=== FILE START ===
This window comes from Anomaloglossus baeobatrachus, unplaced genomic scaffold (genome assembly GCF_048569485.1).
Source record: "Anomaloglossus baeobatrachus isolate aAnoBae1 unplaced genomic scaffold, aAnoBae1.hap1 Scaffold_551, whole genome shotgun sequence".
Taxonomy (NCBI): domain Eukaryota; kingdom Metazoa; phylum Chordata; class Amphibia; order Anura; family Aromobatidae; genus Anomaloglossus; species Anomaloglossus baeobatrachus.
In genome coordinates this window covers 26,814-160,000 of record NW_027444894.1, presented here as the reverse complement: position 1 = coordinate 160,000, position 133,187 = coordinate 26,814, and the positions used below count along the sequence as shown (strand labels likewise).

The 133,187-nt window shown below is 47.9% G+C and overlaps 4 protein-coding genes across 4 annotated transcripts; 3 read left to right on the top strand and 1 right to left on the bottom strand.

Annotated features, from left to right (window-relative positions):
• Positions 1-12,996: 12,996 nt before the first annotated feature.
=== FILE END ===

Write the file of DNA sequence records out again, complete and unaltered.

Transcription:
This window comes from Anomaloglossus baeobatrachus, unplaced genomic scaffold (genome assembly GCF_048569485.1).
Source record: "Anomaloglossus baeobatrachus isolate aAnoBae1 unplaced genomic scaffold, aAnoBae1.hap1 Scaffold_551, whole genome shotgun sequence".
Taxonomy (NCBI): domain Eukaryota; kingdom Metazoa; phylum Chordata; class Amphibia; order Anura; family Aromobatidae; genus Anomaloglossus; species Anomaloglossus baeobatrachus.
In genome coordinates this window covers 26,814-160,000 of record NW_027444894.1, presented here as the reverse complement: position 1 = coordinate 160,000, position 133,187 = coordinate 26,814, and the positions used below count along the sequence as shown (strand labels likewise).

The 133,187-nt window shown below is 47.9% G+C and overlaps 4 protein-coding genes across 4 annotated transcripts; 3 read left to right on the top strand and 1 right to left on the bottom strand.

Annotated features, from left to right (window-relative positions):
• Positions 1-12,996: 12,996 nt before the first annotated feature.